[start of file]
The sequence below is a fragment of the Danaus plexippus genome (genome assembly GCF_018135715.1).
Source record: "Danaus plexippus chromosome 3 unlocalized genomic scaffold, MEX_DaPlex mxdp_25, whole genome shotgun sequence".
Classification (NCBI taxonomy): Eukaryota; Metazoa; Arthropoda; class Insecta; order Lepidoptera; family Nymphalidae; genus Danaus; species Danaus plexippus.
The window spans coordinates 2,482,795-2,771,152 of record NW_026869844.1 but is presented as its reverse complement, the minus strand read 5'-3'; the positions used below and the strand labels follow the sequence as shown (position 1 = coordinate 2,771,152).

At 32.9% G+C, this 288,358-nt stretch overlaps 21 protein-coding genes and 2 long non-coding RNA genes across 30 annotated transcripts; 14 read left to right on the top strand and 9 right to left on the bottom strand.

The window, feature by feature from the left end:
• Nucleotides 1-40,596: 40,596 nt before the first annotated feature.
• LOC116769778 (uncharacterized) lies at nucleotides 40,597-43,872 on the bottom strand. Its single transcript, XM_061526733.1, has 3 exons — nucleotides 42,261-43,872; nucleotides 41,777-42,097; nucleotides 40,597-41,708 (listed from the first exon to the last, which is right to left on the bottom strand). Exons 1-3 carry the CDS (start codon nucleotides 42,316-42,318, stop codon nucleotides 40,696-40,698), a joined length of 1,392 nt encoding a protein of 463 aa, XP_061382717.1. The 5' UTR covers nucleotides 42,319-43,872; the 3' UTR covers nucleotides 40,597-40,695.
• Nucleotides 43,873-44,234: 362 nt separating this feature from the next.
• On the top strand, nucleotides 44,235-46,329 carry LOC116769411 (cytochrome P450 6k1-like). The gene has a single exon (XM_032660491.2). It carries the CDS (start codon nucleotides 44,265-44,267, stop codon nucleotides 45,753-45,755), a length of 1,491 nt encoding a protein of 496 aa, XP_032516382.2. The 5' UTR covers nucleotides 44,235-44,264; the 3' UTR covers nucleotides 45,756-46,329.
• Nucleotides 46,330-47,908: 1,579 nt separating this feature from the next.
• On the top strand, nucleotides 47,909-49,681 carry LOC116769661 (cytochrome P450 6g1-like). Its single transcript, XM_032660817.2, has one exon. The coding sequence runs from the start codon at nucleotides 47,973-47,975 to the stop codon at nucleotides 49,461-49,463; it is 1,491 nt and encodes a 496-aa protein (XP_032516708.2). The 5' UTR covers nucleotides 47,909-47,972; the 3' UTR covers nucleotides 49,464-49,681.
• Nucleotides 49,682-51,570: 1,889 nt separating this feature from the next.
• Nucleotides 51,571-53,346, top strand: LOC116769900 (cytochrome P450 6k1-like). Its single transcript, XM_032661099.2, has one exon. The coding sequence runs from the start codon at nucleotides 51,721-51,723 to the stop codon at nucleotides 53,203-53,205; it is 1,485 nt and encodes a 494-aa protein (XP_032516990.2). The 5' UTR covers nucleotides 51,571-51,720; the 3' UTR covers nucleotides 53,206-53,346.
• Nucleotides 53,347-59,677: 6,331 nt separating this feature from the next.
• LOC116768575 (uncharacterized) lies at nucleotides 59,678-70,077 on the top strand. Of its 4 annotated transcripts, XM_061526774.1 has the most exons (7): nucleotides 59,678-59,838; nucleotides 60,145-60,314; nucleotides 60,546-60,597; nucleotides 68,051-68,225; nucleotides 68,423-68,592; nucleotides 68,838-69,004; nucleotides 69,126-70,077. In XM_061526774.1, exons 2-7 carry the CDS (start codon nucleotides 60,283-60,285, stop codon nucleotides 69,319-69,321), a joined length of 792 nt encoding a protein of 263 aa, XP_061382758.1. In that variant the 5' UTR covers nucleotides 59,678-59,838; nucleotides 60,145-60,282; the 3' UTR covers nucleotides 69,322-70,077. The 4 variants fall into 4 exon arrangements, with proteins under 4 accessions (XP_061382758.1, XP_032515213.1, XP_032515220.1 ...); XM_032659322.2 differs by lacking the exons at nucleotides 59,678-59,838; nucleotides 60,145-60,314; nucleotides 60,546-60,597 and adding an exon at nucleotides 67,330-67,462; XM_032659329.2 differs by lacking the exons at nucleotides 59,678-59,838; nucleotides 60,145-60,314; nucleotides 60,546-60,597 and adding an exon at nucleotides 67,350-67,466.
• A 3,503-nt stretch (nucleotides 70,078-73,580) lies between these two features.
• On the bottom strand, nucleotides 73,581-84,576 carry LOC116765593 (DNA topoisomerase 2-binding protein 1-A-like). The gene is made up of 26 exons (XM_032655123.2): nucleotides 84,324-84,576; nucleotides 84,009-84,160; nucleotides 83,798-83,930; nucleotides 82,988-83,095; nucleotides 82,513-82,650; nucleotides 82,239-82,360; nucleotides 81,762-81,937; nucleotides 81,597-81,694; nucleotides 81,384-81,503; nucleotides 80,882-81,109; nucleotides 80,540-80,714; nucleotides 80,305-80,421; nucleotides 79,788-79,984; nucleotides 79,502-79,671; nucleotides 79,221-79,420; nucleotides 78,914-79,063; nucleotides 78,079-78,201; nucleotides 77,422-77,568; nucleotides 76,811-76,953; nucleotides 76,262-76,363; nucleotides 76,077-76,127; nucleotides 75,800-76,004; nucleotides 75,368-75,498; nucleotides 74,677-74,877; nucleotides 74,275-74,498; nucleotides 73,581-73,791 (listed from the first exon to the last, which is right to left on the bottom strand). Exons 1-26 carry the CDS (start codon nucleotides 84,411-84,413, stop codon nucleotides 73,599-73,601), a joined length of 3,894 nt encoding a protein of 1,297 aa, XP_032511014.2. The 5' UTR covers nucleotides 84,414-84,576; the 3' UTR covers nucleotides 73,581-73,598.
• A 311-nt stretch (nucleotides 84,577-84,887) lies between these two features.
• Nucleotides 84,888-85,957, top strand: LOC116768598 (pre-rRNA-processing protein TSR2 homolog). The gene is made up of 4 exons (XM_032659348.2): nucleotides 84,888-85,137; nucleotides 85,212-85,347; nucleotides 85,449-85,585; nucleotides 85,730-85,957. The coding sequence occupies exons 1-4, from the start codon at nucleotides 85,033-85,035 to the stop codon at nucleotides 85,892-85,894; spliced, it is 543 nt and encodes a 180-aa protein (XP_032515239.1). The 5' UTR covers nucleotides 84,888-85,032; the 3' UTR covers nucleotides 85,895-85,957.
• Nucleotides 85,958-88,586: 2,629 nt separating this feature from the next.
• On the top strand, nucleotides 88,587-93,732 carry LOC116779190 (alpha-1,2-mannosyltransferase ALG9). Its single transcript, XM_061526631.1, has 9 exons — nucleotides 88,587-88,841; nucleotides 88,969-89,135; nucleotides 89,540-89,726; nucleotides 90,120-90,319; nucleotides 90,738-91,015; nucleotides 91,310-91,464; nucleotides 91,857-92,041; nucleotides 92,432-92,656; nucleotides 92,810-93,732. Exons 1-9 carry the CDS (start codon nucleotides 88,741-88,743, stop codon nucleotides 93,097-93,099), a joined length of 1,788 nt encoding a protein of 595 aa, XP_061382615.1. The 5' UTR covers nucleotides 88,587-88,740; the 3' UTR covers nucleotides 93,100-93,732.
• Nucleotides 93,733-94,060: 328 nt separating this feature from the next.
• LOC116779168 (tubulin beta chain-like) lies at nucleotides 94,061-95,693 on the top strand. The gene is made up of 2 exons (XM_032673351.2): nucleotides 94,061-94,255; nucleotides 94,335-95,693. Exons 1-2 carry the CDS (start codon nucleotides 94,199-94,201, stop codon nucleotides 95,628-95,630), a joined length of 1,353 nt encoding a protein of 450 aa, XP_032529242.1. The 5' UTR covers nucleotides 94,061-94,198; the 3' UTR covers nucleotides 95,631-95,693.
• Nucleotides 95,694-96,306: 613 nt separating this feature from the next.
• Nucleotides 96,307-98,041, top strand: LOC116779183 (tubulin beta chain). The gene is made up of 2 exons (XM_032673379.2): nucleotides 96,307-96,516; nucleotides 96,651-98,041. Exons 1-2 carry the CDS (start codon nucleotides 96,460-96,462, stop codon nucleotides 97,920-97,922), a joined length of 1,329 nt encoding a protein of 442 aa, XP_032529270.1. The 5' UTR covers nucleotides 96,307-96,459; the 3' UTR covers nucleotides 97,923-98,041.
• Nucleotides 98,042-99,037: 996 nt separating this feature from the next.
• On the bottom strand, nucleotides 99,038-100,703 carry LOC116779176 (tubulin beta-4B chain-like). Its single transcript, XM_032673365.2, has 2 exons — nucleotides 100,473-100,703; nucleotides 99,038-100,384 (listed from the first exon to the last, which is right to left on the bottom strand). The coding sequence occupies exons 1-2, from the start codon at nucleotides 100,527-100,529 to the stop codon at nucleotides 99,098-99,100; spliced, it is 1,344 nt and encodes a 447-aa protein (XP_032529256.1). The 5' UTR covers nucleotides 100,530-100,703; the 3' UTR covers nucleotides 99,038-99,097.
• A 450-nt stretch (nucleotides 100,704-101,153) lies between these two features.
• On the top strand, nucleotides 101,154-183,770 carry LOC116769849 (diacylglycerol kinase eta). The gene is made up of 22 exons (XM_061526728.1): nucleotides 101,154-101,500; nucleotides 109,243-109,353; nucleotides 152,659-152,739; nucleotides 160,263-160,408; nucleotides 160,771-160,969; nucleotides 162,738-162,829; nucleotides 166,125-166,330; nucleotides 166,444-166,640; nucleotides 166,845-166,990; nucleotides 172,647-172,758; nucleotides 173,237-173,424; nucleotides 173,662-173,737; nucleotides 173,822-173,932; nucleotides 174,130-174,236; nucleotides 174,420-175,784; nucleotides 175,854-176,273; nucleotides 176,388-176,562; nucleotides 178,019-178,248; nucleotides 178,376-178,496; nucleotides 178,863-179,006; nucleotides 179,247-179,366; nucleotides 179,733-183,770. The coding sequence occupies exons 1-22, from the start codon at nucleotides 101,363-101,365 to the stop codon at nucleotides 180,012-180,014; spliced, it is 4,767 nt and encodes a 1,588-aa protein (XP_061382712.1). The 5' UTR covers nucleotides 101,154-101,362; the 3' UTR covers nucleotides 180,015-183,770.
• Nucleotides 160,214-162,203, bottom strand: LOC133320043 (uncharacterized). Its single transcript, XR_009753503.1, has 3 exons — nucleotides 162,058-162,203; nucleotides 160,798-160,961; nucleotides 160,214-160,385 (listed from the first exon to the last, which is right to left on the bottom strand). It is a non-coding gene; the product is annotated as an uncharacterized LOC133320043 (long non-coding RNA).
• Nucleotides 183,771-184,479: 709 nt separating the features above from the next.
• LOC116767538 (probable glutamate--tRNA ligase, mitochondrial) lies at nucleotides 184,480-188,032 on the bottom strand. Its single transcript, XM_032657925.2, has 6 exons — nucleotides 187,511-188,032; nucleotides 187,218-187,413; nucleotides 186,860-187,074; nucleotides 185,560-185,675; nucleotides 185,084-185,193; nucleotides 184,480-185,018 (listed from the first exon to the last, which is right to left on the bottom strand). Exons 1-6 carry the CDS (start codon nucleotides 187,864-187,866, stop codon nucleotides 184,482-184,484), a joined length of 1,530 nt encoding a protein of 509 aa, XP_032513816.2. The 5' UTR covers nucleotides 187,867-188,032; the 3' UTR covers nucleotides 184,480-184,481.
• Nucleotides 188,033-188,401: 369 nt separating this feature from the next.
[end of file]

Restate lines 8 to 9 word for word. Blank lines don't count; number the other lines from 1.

• LOC116769778 (uncharacterized) lies at nucleotides 40,597-43,872 on the bottom strand. Its single transcript, XM_061526733.1, has 3 exons — nucleotides 42,261-43,872; nucleotides 41,777-42,097; nucleotides 40,597-41,708 (listed from the first exon to the last, which is right to left on the bottom strand). Exons 1-3 carry the CDS (start codon nucleotides 42,316-42,318, stop codon nucleotides 40,696-40,698), a joined length of 1,392 nt encoding a protein of 463 aa, XP_061382717.1. The 5' UTR covers nucleotides 42,319-43,872; the 3' UTR covers nucleotides 40,597-40,695.
• Nucleotides 43,873-44,234: 362 nt separating this feature from the next.